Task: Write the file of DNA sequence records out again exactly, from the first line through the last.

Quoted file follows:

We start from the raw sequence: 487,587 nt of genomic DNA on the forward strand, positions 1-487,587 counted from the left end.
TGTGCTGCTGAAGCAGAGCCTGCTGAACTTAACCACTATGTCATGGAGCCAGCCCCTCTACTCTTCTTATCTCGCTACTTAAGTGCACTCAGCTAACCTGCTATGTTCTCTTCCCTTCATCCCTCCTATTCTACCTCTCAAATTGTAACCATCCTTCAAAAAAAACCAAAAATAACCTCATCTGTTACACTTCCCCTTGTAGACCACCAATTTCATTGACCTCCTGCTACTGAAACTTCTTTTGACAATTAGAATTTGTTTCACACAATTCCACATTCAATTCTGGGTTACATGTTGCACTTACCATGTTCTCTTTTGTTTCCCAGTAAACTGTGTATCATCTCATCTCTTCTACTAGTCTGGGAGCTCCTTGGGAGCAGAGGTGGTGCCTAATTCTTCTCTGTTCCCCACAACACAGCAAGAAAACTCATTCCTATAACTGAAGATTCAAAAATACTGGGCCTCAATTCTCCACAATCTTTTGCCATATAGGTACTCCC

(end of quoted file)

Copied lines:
We start from the raw sequence: 487,587 nt of genomic DNA on the forward strand, positions 1-487,587 counted from the left end.
TGTGCTGCTGAAGCAGAGCCTGCTGAACTTAACCACTATGTCATGGAGCCAGCCCCTCTACTCTTCTTATCTCGCTACTTAAGTGCACTCAGCTAACCTGCTATGTTCTCTTCCCTTCATCCCTCCTATTCTACCTCTCAAATTGTAACCATCCTTCAAAAAAAACCAAAAATAACCTCATCTGTTACACTTCCCCTTGTAGACCACCAATTTCATTGACCTCCTGCTACTGAAACTTCTTTTGACAATTAGAATTTGTTTCACACAATTCCACATTCAATTCTGGGTTACATGTTGCACTTACCATGTTCTCTTTTGTTTCCCAGTAAACTGTGTATCATCTCATCTCTTCTACTAGTCTGGGAGCTCCTTGGGAGCAGAGGTGGTGCCTAATTCTTCTCTGTTCCCCACAACACAGCAAGAAAACTCATTCCTATAACTGAAGATTCAAAAATACTGGGCCTCAATTCTCCACAATCTTTTGCCATATAGGTACTCCC